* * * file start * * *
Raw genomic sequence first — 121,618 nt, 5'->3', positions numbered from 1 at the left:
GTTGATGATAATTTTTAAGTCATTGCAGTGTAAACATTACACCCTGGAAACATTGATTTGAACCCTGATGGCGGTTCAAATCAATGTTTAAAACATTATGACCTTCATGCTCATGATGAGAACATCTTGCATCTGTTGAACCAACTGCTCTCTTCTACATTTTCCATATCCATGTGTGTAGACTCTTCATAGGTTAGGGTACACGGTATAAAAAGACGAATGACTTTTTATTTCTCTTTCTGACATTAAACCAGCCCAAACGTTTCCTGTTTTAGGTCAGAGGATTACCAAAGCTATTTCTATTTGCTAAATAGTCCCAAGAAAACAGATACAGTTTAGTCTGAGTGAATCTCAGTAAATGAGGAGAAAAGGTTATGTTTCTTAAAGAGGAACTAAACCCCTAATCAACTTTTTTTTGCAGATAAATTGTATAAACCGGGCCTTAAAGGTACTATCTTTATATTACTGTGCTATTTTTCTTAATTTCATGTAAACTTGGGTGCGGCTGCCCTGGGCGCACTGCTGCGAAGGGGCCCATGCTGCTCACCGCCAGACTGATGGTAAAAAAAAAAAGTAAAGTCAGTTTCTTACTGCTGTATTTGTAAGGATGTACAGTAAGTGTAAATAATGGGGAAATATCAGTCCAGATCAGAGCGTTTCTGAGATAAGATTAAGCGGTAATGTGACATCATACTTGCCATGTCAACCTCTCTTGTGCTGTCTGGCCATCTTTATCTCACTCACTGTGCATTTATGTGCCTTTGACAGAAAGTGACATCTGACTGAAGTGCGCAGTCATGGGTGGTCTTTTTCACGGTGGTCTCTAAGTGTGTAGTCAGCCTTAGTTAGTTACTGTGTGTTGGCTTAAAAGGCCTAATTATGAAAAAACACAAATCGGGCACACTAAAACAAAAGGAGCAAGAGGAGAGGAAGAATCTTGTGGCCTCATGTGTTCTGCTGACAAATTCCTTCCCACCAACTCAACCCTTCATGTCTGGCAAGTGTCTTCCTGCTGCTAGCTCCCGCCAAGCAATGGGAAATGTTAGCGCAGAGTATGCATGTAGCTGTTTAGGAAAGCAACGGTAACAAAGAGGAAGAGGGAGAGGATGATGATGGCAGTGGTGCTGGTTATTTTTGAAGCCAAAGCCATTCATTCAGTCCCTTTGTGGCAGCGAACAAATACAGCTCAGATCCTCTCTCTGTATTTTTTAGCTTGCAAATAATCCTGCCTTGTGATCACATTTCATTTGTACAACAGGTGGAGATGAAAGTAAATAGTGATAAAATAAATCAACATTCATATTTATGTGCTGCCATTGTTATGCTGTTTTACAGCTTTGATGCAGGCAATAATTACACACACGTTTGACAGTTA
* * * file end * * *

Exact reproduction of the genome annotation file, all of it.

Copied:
Raw genomic sequence first — 121,618 nt, 5'->3', positions numbered from 1 at the left:
GTTGATGATAATTTTTAAGTCATTGCAGTGTAAACATTACACCCTGGAAACATTGATTTGAACCCTGATGGCGGTTCAAATCAATGTTTAAAACATTATGACCTTCATGCTCATGATGAGAACATCTTGCATCTGTTGAACCAACTGCTCTCTTCTACATTTTCCATATCCATGTGTGTAGACTCTTCATAGGTTAGGGTACACGGTATAAAAAGACGAATGACTTTTTATTTCTCTTTCTGACATTAAACCAGCCCAAACGTTTCCTGTTTTAGGTCAGAGGATTACCAAAGCTATTTCTATTTGCTAAATAGTCCCAAGAAAACAGATACAGTTTAGTCTGAGTGAATCTCAGTAAATGAGGAGAAAAGGTTATGTTTCTTAAAGAGGAACTAAACCCCTAATCAACTTTTTTTTGCAGATAAATTGTATAAACCGGGCCTTAAAGGTACTATCTTTATATTACTGTGCTATTTTTCTTAATTTCATGTAAACTTGGGTGCGGCTGCCCTGGGCGCACTGCTGCGAAGGGGCCCATGCTGCTCACCGCCAGACTGATGGTAAAAAAAAAAAGTAAAGTCAGTTTCTTACTGCTGTATTTGTAAGGATGTACAGTAAGTGTAAATAATGGGGAAATATCAGTCCAGATCAGAGCGTTTCTGAGATAAGATTAAGCGGTAATGTGACATCATACTTGCCATGTCAACCTCTCTTGTGCTGTCTGGCCATCTTTATCTCACTCACTGTGCATTTATGTGCCTTTGACAGAAAGTGACATCTGACTGAAGTGCGCAGTCATGGGTGGTCTTTTTCACGGTGGTCTCTAAGTGTGTAGTCAGCCTTAGTTAGTTACTGTGTGTTGGCTTAAAAGGCCTAATTATGAAAAAACACAAATCGGGCACACTAAAACAAAAGGAGCAAGAGGAGAGGAAGAATCTTGTGGCCTCATGTGTTCTGCTGACAAATTCCTTCCCACCAACTCAACCCTTCATGTCTGGCAAGTGTCTTCCTGCTGCTAGCTCCCGCCAAGCAATGGGAAATGTTAGCGCAGAGTATGCATGTAGCTGTTTAGGAAAGCAACGGTAACAAAGAGGAAGAGGGAGAGGATGATGATGGCAGTGGTGCTGGTTATTTTTGAAGCCAAAGCCATTCATTCAGTCCCTTTGTGGCAGCGAACAAATACAGCTCAGATCCTCTCTCTGTATTTTTTAGCTTGCAAATAATCCTGCCTTGTGATCACATTTCATTTGTACAACAGGTGGAGATGAAAGTAAATAGTGATAAAATAAATCAACATTCATATTTATGTGCTGCCATTGTTATGCTGTTTTACAGCTTTGATGCAGGCAATAATTACACACACGTTTGACAGTTA